Mobility Support in IPv6
Draft of message to be sent after approval:
From: The IESG <firstname.lastname@example.org> To: IETF-Announce <email@example.com> Cc: Internet Architecture Board <firstname.lastname@example.org>, RFC Editor <email@example.com>, mip6 mailing list <firstname.lastname@example.org>, mip6 chair <email@example.com> Subject: Protocol Action: 'Mobility Support in IPv6' to Proposed Standard The IESG has approved the following document: - 'Mobility Support in IPv6 ' <draft-ietf-mobileip-ipv6-25.txt> as a Proposed Standard This document is the product of the Mobility for IPv6 Working Group. The IESG contact persons are Thomas Narten and Mark Townsley. A URL of this Internet-Draft is: http://www.ietf.org/internet-drafts/draft-ietf-mobileip-ipv6-25.txt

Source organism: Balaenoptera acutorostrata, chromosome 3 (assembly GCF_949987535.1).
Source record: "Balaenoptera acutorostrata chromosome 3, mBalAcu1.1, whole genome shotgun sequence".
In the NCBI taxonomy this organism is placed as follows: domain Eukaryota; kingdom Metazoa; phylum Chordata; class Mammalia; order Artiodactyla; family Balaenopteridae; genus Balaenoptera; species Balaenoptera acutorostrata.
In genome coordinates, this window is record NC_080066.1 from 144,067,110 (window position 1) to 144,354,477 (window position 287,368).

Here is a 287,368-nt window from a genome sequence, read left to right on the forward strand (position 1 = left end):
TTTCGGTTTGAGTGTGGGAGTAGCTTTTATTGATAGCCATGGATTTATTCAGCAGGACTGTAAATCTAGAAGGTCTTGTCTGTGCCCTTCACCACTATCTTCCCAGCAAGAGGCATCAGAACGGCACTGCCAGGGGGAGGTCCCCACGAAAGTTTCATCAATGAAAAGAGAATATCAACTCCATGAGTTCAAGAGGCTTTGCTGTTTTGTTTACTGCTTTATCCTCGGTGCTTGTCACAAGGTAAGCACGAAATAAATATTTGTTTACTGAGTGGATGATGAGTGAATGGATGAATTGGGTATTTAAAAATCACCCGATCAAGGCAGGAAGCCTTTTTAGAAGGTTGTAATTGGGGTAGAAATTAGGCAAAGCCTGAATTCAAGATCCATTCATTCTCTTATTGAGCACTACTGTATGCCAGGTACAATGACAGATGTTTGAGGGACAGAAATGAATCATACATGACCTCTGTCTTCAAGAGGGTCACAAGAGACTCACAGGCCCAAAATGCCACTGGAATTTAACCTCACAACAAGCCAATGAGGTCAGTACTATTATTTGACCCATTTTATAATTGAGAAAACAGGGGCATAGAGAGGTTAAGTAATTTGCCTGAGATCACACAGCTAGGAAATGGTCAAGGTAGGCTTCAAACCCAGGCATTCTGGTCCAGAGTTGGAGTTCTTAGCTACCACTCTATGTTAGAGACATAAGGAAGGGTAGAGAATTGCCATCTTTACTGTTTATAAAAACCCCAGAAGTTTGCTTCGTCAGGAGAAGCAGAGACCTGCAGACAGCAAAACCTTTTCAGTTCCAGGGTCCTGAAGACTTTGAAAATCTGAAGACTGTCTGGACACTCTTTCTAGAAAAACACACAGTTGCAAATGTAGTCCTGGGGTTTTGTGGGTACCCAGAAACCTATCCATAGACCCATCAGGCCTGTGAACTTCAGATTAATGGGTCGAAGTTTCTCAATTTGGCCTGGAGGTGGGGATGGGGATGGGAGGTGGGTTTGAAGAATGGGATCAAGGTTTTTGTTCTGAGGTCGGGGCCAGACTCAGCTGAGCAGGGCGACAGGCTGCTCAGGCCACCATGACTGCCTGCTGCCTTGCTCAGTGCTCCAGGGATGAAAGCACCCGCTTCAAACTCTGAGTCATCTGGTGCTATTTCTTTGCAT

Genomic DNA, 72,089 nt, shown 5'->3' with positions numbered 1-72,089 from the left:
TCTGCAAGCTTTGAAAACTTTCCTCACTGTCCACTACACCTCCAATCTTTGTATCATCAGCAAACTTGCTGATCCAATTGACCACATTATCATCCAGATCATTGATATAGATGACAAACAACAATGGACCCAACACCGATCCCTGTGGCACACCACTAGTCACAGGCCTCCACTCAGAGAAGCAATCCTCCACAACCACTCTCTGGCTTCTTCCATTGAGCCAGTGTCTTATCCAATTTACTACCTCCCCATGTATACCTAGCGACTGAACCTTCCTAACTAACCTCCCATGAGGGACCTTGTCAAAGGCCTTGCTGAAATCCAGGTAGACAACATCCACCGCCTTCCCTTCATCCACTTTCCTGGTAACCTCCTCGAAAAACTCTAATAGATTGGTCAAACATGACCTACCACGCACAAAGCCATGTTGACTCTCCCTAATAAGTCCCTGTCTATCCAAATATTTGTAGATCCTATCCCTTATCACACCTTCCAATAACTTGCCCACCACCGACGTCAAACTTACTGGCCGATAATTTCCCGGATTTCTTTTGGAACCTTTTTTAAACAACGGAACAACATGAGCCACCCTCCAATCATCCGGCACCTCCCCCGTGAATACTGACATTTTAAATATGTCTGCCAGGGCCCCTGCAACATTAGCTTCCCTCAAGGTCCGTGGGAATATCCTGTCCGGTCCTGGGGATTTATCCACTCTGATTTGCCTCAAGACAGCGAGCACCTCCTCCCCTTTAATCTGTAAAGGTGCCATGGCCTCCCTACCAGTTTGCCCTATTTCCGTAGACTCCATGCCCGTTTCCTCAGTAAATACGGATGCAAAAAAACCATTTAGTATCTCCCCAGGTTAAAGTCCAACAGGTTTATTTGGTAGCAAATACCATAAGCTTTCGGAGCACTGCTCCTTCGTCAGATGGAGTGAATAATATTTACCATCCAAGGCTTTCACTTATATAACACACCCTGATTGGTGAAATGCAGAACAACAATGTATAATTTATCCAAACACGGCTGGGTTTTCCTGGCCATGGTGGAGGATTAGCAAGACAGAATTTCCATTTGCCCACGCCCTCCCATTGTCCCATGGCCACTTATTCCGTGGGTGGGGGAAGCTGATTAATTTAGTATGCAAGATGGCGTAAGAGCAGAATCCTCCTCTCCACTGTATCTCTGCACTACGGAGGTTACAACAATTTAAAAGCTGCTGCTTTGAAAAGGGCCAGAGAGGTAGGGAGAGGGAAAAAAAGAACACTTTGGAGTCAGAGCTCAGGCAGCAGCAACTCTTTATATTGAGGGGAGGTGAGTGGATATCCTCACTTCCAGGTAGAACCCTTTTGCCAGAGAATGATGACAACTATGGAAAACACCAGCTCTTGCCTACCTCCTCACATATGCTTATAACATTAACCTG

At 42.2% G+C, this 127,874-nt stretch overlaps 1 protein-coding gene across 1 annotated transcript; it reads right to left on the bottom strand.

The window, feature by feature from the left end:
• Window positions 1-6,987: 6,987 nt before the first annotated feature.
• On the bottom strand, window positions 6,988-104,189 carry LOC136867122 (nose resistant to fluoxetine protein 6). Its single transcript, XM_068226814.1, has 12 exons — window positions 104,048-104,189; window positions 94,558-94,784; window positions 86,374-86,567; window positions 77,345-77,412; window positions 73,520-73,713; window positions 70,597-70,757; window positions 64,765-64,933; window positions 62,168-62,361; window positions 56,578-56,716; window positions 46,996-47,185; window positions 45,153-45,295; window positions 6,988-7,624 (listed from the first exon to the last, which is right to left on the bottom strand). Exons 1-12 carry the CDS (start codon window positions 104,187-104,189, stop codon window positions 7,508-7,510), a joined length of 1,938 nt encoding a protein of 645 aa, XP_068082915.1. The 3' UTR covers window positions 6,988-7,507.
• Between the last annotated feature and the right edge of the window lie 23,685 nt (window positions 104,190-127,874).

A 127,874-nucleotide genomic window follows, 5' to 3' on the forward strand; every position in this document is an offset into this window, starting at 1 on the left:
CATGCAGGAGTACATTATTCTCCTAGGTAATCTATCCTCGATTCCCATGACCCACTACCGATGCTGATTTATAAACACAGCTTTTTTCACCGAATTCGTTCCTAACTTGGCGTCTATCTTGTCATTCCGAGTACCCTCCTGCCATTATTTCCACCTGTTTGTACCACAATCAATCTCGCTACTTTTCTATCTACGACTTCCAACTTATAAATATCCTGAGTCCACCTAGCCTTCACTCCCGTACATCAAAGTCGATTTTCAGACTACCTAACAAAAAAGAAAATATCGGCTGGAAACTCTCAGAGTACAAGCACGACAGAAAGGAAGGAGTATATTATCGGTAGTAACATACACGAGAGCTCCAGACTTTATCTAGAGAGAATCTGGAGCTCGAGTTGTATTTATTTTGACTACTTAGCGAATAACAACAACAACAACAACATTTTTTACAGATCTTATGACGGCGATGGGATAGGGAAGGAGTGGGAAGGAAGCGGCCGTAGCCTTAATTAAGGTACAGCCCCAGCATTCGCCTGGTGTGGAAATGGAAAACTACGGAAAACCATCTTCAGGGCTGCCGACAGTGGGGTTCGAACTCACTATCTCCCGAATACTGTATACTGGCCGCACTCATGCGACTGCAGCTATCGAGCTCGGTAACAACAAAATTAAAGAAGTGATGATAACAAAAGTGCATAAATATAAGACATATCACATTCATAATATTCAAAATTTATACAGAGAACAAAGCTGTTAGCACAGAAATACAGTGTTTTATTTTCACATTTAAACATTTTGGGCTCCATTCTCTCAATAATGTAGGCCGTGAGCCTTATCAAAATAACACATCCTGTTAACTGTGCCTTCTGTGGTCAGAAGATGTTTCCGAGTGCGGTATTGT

Technical Summary This document specifies the Mobile IP protocol for IPv6. Mobile IP allows a node to move around the internet, yet keep the same address while continuing to communicate transparently with other nodes as it moves. Each mobile node is identified by its home address, regardless of its current point of attachment to the Internet. While situated away from its home, a mobile node is also associated with a care-of address, which provides information about the mobile node's current location. IPv6 packets addressed to a mobile node's home address are transparently routed to its care-of address. Mobile IP for IPv6 includes a route optimization mechanism that allows communicating nodes to forward packets directly to each other without having to relay all traffic via a Home Agent at the mobile node's home address. Route optimization can be invoked between arbitrary nodes without the need for some pre-existing shared security relationship. Route optimization uses a return-routablity procedure to verify the safety of performing route optimization. Working Group Summary This document has been under very long development within the WG. It was brought to the IESG over a year ago, but was sent back to the WG in order to make changes to the security properties of route optimization. That led to the development of the return-routability mechanism. There is strong support for moving this document forward, and there continues to be frustration at the length of time this document has been under development. Protocol Quality This document has been reviewed for the IESG by Thomas Narten.